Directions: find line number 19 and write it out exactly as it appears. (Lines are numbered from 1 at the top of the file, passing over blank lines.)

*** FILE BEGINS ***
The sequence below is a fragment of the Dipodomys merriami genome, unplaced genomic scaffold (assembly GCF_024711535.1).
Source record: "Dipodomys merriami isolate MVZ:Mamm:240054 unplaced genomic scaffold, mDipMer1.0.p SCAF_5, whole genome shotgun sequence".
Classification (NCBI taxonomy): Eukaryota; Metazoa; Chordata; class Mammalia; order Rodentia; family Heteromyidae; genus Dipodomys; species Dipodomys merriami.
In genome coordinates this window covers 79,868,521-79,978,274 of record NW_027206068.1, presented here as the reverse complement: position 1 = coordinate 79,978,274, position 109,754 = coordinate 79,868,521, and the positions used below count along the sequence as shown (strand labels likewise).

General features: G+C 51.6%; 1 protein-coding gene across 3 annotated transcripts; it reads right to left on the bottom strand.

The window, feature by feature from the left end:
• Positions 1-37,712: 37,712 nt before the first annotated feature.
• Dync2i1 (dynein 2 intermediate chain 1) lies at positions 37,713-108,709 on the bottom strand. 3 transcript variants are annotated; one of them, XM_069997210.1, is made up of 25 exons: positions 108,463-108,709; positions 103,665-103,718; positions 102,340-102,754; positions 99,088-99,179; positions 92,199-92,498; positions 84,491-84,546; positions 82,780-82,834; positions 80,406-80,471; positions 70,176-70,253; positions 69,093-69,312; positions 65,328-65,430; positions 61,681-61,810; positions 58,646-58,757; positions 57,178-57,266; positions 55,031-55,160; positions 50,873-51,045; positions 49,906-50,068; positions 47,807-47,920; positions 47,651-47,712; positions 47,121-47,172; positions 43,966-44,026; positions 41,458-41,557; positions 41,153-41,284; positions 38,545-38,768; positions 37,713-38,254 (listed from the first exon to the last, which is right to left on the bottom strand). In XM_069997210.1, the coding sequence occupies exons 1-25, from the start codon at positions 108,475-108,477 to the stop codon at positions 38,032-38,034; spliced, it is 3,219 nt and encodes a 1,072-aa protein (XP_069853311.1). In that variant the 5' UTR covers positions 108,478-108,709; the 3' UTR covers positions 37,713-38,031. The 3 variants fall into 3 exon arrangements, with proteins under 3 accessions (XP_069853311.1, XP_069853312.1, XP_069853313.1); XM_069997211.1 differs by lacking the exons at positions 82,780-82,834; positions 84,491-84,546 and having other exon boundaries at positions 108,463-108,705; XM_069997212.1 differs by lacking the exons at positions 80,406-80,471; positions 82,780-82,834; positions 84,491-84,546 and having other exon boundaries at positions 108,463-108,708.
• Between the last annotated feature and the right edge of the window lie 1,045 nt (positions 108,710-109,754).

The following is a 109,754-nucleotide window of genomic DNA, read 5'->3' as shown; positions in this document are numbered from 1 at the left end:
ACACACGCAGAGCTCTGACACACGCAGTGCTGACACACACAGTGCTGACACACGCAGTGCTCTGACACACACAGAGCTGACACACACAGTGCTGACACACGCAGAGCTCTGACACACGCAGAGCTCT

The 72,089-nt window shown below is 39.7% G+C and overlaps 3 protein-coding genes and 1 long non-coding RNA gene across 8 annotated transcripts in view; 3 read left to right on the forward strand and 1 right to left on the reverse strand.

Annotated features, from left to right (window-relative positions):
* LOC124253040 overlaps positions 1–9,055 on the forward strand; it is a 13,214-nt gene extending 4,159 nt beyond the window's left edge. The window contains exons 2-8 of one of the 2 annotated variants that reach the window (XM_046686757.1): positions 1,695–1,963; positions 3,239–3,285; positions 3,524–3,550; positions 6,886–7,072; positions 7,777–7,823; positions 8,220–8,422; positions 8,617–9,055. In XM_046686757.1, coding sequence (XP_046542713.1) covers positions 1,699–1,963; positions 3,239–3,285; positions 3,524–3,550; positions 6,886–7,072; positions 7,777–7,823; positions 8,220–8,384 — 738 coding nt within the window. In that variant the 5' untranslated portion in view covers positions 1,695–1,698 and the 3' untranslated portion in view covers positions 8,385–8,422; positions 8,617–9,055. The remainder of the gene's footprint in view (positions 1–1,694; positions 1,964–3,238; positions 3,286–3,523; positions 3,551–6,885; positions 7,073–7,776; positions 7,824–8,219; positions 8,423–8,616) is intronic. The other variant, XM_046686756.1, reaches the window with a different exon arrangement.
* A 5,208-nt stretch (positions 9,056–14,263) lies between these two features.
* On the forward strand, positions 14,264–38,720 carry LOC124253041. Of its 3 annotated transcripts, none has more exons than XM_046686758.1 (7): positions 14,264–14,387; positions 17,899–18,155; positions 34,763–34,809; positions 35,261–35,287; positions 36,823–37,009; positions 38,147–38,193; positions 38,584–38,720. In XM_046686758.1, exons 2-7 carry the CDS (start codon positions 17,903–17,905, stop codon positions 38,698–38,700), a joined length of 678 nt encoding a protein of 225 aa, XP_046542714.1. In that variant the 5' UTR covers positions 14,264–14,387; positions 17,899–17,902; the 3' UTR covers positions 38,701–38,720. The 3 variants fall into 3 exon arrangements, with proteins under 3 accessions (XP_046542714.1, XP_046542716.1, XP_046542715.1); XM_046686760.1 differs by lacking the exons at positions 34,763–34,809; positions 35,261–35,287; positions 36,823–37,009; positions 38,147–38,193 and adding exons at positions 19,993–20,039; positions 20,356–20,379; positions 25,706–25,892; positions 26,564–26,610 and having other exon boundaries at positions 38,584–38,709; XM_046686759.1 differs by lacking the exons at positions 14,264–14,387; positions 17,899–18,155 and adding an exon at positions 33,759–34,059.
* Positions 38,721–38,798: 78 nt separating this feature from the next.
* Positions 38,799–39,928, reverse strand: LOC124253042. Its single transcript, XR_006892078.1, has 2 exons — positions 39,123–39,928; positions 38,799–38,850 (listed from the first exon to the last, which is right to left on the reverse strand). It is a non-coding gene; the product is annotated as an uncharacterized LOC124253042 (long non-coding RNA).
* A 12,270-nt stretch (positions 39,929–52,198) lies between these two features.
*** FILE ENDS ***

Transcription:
* A 12,270-nt stretch (positions 39,929–52,198) lies between these two features.